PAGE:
Terawatt laser accelerates electrons
Researchers from Ecole Polytechnique (Palaiseau, France), CNRS Université Paris Sud (Orsay, France), and Imperial College (London, England) have reported the acceleration of electrons by the wake field of a 100-TW ultrafast neodymium-doped glass laser. Ac cording to the researchers, this represents the first time an injected beam of electrons has been accelerated by a laser wake-field accelerator (LWFA).1
The experiment was based on a laser system located at the Laboratoire pour l`Utilisation des Lasers Intenses (LULI). The setup involves a series of cascaded amplifiers and chirped pulse amplification and produces an average output power of 100 TW in 400-fs pulses at 1057 nm (see Laser Focus World, March 1998, p. 16). The 80-mm-diameter output beam is injected into a pulse compressor and focused in a gas-filled chamber by a 1.4-m-focal-length 30° off-axis parabola. A continuous-wave 3-MeV electron beam is injected into the plasma, and the accelerated electrons are measured by magnetic spectrograph.
A series of 250 shots have been performed, most of them with the laser energy in the 4- to 9-J range. With a 1.5-J central spot energy, an output power of 3.5 TW was achieved with 4 ¥ 1014 W/cm2 maximum intensity, 1.5-GV/m electric field, and 1.6 MeV of maximum linear gain with a tail in the high-energy channels.
The combination of high-peak-power lasers and plasmas can produce very high electric fields, which, under certain conditions, will accelerate electrons to the point at which their velocities approach the speed of light (relativistic electrons). The team of multidisciplinary researchers has been investigating these conditions for several years, hoping to come up with a compact high-energy accelerator. Such systems are an important research tool for developing an understanding of the physics of elementary particles. And higher and higher energy accelerators are required to push beyond the current limited knowledge of the fundamental components of matter.
Linear accelerators stimulate particles using high electric fields but are inherently limited to fields of about 1 MV/m--beyond which electrical breakdown occurs inside the metal cavities of the accelerator. To increase the energy level further, the length of the accelerator can be increased--such as at the LEP accelerator at CERN in Geneva, Switzerland, which has a circumference of 27 km--but high costs limit the practicality of this approach. Hence, the design of smaller, high-performance accelerators requires the generation of much stronger electric fields while avoiding the breakdown limitation phenomenon.
One proposed solution to this problem involves the combined use of lasers and plasmas. In a high-peak-power laser beam the transverse electric field easily reaches 100 GV/m, but unfortunately these transverse electric fields cannot be used to accelerate particles efficiently to high energies. A plasma, however, is able to convert this transverse field to a longitudinal one that is well suited to relativistic particle acceleration.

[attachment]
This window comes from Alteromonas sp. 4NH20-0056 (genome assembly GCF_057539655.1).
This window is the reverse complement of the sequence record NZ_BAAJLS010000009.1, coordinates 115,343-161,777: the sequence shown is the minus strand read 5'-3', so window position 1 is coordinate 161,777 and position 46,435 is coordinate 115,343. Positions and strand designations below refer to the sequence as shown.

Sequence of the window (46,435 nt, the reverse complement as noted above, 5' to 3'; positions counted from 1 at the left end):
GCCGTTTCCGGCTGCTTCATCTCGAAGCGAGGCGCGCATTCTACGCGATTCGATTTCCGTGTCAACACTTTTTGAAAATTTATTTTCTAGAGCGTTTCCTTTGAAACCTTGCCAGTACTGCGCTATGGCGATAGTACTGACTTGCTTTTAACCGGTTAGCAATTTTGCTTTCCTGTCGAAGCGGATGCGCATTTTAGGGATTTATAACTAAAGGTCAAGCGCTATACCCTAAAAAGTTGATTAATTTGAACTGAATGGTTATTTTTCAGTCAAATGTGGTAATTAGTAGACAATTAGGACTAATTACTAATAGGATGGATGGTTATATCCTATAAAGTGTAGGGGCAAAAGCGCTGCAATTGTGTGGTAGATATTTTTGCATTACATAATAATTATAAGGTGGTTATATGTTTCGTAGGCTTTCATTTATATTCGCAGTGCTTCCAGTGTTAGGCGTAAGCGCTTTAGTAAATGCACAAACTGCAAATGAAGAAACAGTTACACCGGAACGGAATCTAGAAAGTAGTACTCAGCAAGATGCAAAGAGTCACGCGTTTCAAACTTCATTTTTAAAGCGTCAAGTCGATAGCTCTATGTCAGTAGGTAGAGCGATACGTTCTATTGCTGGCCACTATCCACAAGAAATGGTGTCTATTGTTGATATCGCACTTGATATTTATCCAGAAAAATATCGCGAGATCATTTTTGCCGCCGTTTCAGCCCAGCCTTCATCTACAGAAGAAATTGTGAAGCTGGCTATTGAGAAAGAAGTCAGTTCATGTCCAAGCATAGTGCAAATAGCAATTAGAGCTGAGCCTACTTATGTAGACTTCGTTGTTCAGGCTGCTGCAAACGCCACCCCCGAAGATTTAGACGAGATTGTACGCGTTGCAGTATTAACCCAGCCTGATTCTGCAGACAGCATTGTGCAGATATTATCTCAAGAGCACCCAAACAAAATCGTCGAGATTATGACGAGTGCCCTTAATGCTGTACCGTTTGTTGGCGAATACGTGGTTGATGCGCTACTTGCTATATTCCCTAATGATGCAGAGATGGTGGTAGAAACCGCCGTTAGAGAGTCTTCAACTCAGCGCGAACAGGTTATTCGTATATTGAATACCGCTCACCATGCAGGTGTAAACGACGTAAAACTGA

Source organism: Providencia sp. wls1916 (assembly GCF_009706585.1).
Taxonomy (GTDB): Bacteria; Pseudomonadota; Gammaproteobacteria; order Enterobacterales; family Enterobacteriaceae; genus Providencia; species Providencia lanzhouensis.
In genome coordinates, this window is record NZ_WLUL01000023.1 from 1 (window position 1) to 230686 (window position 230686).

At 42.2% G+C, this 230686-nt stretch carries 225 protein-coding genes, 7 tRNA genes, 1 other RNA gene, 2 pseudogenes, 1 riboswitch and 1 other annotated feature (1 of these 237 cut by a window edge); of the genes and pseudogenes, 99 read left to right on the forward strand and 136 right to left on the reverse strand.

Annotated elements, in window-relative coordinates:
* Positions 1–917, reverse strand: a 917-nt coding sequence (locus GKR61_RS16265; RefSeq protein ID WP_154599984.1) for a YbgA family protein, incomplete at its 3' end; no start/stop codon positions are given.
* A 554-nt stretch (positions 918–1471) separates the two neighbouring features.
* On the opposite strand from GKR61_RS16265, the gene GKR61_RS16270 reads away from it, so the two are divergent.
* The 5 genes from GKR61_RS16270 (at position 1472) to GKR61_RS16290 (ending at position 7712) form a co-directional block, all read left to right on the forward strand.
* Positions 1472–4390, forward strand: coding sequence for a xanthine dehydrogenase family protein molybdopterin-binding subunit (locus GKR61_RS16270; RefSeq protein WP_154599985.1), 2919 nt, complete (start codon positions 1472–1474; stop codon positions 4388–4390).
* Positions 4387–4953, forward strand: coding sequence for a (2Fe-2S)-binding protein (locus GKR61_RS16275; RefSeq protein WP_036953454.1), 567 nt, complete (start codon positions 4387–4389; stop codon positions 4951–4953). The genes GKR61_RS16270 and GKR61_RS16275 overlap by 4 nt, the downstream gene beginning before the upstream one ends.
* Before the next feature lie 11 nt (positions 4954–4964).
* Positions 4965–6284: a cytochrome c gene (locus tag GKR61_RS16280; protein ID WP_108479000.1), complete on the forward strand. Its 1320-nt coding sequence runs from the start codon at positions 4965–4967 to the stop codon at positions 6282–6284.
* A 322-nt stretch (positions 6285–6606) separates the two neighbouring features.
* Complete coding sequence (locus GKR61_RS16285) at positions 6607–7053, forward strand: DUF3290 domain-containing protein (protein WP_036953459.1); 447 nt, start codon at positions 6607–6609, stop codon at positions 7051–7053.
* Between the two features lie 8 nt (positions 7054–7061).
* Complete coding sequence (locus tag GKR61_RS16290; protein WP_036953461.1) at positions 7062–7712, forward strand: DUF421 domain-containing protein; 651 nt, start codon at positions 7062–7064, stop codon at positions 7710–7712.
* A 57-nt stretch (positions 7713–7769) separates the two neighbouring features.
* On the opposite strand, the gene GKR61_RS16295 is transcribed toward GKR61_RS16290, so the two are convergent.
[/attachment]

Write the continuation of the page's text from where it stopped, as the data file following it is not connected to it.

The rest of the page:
Two mechanisms have been considered for producing the electron plasma wave (EPW)--a laser beat-wave accelerator (LBWA) and a laser wake-field accelerator. In an EPW, the high electric field due to the charge separation between electrons and ions is created by ponderomotrice force (Fp), which, in an inhomogeneous electromagnetic field, pushes the electrons toward the slight field zones while the much heavier ions remain practically motionless (see Fig. 1 on p. 32). In 1994, the Ecole Polytechnique team was successful with the LBWA and produced a maximum energy gain of 1.4 MeV, leading to an electric field of 0.7 GV/m over 2.8 mm of characteristic length.
Particle acceleration by a wake field that excites the plasma wave with a single very short laser pulse is, in principle, the simplest method and more efficient than the LBWA method. It does require high laser power and extremely short pulses, however. In this case, the ponderomotive force is related to the ultrashort laser-pulse envelope--the leading edge of the pulse pushes the electrons forward while the trailing edge pushes them backward (see Fig. 2 on p. 34). In the wake of the pulse the electrons then oscillate at the plasma frequency. Maximum efficiency is obtained when the pulse duration is on the order of half the plasma period.
The optimum pulse duration is a function of the electron density. For densities larger than 1017 electrons/cm3, this corresponds to subpicosecond pulse duration.
A variant of this method--the self-modulated laser wake field--has been tried at the Rutherford Laboratory (Appleton, England) and has produced electrons with energy up to 100 MeV. Say the LULI researchers, "All the experiments during the past few years have addressed particle acceleration by combining laser and plasma. Now, they must look into the prospect of obtaining accelerators delivering beam particles with small divergence and high intensity."
1. F. Amiranoff et al., Observation of Laser Wakefield Acceleration of Electrons, (April 1, 1998). Laboratoire pour l`Utilisation des Lasers Intenses, Ecole Polytechnique, CNRS, Palaiseau, France.
FIGURE 1. Beating between two laser beams with slightly different frequencies, w1 and w2, generates an inhomogeneous structure with intensity E2 and pushes electrons out of the high-intensity zones. The whole picture moves at the group velocity of the incident electromagnetic waves.
FIGURE 2. The envelope of a short laser pulse pushes the electrons forward and backward. A plasma wave is generated in the wake of the pulse.